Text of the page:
Solution to Free Throw Woes

I’ve figured out the cure. Well, that’s too far. How about this. I’ve figured out a new tactic for the Warriors to try in their efforts to MAKE SOME FREE THROWS! It’s really quite simple, but hard to pull off. It’s a tactic often applied in other sports.
Be quiet.
The Warriors have tried everything else. As my colleague, Geoff Lepper, aptly pointed out in today’s paper, Nelson has tried everything from a shooting to monetary wagers, trying to simulate game pressure. As a result, the Warriors are shooting even worse from the free throw line than last year.
So how about taking the pressure off? Maybe if everyone, including Nelson, stopped talking about it, the pressure would lessen. Maybe if everyone, including Nelson, accepted the fact that this is a poor free throw shooting team, the noose of that is expectations will loosen.
Free throw shooting is such a mental task. Sound technique and repetition helps, but it comes down to mental fortitude and focus. You can have text book form, but if your head is jacked up, you’re going to be a 60 percent shooter. You can have some hideous stroke, but if your focus and will is strong enough, you’ll be OK.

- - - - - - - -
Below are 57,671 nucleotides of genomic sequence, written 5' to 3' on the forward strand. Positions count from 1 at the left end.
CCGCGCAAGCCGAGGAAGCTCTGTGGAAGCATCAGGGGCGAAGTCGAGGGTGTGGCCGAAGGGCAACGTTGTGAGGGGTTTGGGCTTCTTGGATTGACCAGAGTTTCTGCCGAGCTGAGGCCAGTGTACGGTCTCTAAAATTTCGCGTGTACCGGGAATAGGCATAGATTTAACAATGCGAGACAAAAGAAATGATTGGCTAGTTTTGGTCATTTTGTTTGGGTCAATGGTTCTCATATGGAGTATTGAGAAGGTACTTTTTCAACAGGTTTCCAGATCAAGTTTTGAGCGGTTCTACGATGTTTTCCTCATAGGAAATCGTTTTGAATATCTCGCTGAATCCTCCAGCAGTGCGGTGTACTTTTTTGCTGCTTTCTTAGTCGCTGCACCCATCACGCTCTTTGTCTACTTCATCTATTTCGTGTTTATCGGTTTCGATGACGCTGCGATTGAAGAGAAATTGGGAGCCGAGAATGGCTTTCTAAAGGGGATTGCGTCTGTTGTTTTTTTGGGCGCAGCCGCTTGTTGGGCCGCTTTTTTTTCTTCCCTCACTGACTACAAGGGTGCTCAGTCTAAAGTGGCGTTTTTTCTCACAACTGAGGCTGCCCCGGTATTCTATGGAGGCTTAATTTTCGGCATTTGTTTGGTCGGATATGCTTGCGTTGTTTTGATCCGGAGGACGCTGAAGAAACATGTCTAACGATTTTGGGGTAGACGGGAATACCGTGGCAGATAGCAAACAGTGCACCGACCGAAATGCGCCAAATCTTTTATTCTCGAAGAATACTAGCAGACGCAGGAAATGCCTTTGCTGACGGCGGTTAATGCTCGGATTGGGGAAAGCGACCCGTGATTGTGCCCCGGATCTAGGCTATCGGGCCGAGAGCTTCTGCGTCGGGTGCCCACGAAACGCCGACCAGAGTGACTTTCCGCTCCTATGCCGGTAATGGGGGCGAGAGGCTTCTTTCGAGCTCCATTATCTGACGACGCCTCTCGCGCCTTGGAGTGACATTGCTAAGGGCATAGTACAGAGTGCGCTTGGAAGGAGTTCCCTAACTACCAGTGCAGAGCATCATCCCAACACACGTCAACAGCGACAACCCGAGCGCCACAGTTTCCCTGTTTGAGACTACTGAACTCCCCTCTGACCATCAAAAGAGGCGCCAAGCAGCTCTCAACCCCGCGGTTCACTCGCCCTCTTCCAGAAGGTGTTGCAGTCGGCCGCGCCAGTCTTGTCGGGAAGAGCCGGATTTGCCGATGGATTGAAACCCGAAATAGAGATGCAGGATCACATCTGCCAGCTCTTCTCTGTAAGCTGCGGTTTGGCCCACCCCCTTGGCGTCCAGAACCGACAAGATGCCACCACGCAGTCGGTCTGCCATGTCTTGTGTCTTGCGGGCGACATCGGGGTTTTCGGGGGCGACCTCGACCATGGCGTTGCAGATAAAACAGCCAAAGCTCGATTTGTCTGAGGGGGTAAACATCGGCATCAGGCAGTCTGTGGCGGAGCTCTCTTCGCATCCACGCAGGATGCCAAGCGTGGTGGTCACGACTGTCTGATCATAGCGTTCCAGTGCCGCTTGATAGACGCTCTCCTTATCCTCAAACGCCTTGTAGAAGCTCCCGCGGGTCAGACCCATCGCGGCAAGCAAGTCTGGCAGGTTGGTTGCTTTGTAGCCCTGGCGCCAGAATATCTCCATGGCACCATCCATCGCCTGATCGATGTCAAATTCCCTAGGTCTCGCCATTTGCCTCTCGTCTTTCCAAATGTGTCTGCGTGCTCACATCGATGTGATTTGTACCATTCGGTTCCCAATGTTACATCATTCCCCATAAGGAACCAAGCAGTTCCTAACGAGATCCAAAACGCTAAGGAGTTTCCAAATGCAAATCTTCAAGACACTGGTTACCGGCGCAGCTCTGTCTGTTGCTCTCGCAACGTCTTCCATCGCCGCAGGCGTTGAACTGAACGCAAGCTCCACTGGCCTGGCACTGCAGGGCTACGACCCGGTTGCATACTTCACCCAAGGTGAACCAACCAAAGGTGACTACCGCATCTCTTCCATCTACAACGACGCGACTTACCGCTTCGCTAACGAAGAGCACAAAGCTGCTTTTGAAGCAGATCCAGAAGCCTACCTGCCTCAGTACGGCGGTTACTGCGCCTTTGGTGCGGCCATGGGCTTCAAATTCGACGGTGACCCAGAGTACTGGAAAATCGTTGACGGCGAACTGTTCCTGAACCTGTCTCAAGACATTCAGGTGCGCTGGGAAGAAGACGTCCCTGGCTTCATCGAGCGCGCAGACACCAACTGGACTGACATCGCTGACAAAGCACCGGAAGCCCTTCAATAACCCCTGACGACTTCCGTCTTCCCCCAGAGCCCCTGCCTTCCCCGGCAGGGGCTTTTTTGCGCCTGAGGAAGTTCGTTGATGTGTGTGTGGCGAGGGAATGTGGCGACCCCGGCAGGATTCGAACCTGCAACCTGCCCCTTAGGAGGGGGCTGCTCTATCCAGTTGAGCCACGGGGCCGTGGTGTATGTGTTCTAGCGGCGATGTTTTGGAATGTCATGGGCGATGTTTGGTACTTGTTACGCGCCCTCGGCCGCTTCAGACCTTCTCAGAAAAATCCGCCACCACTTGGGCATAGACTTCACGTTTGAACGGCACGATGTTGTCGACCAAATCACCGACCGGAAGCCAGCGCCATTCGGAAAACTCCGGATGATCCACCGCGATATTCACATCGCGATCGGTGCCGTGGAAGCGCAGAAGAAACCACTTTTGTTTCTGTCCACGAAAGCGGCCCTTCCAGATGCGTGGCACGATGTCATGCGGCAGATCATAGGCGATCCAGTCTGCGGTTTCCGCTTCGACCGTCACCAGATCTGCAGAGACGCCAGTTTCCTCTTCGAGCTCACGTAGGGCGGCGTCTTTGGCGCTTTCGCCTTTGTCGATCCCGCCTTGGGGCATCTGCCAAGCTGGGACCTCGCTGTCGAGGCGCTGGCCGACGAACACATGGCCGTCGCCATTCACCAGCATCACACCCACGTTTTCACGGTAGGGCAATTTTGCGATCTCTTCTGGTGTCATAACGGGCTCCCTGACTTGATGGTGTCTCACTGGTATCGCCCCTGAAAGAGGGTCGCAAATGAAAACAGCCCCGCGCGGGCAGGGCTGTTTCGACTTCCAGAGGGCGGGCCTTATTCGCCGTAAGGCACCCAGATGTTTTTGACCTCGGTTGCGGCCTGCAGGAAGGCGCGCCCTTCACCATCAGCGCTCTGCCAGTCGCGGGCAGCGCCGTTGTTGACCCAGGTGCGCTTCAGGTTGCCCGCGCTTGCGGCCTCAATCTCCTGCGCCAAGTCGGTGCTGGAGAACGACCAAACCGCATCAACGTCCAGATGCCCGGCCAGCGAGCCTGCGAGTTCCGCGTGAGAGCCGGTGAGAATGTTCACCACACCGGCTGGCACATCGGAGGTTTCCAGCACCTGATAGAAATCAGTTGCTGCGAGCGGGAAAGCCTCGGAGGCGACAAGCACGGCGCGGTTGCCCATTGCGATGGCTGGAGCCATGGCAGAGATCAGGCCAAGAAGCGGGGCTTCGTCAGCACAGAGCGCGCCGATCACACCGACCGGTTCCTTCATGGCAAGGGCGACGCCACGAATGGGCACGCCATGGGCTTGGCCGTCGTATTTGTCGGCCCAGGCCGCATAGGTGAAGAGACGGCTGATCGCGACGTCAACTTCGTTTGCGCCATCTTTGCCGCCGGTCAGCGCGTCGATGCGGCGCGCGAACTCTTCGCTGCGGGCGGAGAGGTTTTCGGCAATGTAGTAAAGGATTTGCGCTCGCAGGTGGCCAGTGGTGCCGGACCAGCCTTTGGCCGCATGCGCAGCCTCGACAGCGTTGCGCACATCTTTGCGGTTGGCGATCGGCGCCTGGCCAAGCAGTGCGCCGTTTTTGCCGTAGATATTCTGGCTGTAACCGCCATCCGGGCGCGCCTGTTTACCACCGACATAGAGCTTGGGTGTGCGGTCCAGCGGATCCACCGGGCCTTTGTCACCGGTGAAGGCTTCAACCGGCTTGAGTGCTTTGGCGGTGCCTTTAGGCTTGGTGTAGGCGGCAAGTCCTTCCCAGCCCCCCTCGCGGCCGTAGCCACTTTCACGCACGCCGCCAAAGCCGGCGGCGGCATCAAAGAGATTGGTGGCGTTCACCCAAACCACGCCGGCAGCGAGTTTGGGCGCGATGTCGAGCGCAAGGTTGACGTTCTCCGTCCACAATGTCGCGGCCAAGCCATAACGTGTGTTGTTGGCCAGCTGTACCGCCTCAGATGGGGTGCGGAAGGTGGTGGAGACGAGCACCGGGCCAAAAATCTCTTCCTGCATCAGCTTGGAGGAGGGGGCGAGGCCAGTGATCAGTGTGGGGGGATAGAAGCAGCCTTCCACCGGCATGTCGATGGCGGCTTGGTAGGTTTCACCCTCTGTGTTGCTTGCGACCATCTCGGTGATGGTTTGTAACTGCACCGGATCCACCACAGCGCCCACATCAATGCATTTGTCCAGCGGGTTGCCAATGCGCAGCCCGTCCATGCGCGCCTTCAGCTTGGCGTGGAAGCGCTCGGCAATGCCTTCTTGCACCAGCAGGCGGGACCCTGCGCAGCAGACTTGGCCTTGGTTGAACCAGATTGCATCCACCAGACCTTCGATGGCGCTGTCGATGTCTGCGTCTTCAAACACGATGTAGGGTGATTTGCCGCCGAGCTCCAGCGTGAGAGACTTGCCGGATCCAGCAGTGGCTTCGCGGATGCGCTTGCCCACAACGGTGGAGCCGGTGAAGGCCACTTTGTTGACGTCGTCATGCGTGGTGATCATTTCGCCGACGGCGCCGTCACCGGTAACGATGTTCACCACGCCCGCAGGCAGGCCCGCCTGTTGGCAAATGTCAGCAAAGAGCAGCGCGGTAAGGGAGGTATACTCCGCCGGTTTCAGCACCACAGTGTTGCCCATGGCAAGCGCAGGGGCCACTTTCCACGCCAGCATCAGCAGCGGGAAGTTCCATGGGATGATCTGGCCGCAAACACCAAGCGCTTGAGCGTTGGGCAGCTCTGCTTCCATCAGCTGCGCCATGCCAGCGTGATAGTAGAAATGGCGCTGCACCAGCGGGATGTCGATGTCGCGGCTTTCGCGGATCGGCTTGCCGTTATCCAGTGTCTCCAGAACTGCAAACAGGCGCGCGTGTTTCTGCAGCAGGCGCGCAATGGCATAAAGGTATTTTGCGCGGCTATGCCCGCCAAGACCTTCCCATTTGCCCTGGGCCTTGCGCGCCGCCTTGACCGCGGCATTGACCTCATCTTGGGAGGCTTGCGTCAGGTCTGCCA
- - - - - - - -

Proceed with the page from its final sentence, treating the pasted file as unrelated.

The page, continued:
In the case of the Warriors, the players are often defeated before they get to the free throw line. The pressure is obviously buckling them. It is most evident in Jason Richardson. You can see the doubt in his stance, in his motion.
So maybe the answer is to avoid the topic, let the free throws be the elephant in the room. It’s just one of those mental parts of the game that is left up to the player. It works that way in golf when someone is struggling with their putter. The more it’s talked about, the more they struggle. See Greg Norman. And Phil Mickelson. The same is true with place kickers. Ever since Mike Vanderjagt, who was once automatic, missed that field goal in the playoffs, he hasn’t been the same. The more it became an issue, the worst he got. Remember Chuck Knoblauch’s throwing problems? A Gold Glove second baseman had to be moved to the outfield because scrutiny and pressure paralyzed him mentally. He couldn’t even throw to first. Do I need to bring up Rick Ankiel? Or Mackey Sasser?
I know it’s hard thing to do. One of the most frustrating thing in basketball is watching players, especially guards, miss free throws. It seems so easy, so wasteful. But maybe if no one booed, if Nelson stopped expressing his frustration in it, if the players stopped fretting over it, the pressure will ease up, helping them to shoot better.
If Chris Mullin ever gets tired of watching cats brick free throws, he’ll just have to ship ’em out. The best way to improve the team’s free throw shooting is to bring in some good free throw shooters.
You see Dallas cut Vanderjagt today.

Marcus Thompson